“I think the baseline wins and losses, I think it’s going to take a while to turn this ship around. I think that’s partially because they’re dedicated to doing it the right way and taking their time. I certainly think if they wanted to half-measure this thing and have the team win 82, 83, 84 games and spend reckless money and Band-Aid stuff in the offseason like the Orioles have done in years past, they could do that in one or two years, but I think they’re much more dedicated to creating a sustainable, contending team. The Orioles really haven’t had that commitment to a sustainable infrastructure in a long time. That’s what’s most exciting.”
Q: In the previous three drafts, seven of the top nine picks were pitchers, including DL Hall and Grayson Rodriguez. Besides those two, are any of the other pitchers showing promise?
A: “Absolutely. A guy that I like a good amount, and I know that’s he taken his lumps, I’m a big Keegan Akin guy. I think at the very least, he’s a back-of-the-rotation lefty. He’s kind of quietly made his way through the organization, which is funny because he was the Eastern League Pitcher of the Year last year, and the organizational pitcher of the year. That’s to me the first name that comes to mind.
“Akin has certainly been a guy to me in the past that I’ve always liked, maybe No. 5 for a good team and maybe a 4 for a bad team. Another one I’m excited about is Zac Lowther … He’s pretty funky. He’s not a traditional hard-throwing guy, but I think the deception and the spin. He’s kind of the TrackMan darling, how deceptive he is, the amount of strikes he throws. I think Lowther has a chance to be a No. 5 starter as well … Michael Baumann is another one who’s had a good year this year.”
Q: One of the areas the Orioles haven’t done well at in recent years is producing infielders. Is there any help coming along?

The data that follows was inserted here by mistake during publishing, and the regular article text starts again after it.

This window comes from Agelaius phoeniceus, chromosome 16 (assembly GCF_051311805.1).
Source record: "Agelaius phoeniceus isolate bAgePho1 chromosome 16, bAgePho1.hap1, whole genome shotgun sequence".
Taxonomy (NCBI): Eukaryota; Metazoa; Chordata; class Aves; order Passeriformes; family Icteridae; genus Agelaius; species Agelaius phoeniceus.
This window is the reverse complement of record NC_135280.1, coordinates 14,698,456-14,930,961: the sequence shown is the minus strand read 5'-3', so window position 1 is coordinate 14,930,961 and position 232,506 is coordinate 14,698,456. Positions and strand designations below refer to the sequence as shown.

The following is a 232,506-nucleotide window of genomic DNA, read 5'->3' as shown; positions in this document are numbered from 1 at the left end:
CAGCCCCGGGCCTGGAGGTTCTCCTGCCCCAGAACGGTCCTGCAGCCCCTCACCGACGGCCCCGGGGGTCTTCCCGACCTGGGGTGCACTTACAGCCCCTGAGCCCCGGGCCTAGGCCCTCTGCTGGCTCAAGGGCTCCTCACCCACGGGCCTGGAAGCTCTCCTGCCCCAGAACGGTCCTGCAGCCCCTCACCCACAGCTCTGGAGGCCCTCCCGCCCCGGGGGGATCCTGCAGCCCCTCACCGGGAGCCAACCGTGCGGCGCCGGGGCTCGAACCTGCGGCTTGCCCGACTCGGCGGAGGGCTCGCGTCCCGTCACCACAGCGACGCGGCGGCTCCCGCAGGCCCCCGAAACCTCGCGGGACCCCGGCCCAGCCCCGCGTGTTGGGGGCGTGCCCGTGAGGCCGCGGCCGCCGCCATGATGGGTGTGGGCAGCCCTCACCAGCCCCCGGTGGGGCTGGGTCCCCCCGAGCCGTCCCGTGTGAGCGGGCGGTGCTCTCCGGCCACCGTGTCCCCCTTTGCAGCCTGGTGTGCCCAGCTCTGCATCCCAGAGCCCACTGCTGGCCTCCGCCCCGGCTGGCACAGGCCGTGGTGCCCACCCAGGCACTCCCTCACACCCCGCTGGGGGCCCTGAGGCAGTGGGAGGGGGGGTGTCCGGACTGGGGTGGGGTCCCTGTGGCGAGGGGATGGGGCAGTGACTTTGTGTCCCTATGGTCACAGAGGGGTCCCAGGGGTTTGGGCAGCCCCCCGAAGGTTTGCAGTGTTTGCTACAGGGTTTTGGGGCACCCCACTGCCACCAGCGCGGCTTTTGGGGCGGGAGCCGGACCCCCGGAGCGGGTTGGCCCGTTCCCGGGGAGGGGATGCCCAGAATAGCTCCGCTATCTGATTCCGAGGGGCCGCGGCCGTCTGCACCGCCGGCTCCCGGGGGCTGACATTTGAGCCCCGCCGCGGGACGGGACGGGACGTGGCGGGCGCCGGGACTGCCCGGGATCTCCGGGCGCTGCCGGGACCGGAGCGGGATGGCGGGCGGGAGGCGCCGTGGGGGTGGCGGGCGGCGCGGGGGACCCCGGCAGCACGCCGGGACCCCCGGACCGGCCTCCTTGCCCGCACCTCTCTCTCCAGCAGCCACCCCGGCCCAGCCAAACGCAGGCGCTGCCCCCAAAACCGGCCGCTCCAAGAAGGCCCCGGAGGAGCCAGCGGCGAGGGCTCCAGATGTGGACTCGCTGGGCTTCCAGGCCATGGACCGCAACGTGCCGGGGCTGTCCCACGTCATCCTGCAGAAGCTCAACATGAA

A: “I don’t think that some of the infield help is very high up in the organization. I think that if you want to look down on the farm, maybe you go to an Adam Hall and the season that he’s having in Delmarva … He’s kind of an undersized, contact and speed-oriented type of shortstop … He’s a player that’s performed a little better than I thought he was going to be.
“I think of Trea Turner when I see him because I missed on Turner. I missed on Turner because I thought he was too small. I didn’t really think his arm was going to play across the infield, and I underestimated how his speed plays his game up, and I think Hall is starting to turn into a similar type of player.”
Q: The Orioles seem to have a lot of nearly major league ready outfielders. Who do you like among them?
A: “I think that’s one of the strengths of the system. That’s one of the strengths I highlighted in our organizational review this winter for 2080. That really going into this year, especially … was the strength of the system. Yusniel Diaz and Austin Hays … Ryan McKenna, I think, played himself into one of the better and more notable prospects in the organization. He’s in the outfield as well.
“Then you look at this draft, and I think they added two more in Kyle Stowers from Stanford and Zach Watson from LSU, so you kind of pair that with, they already have Cedric Mullins, [Trey] Mancini, [Anthony] Santander, so there’s a lot of outfield options for them, and I think long-term, they’re going to be able to put together a competitive group with all the depth they have at that position.”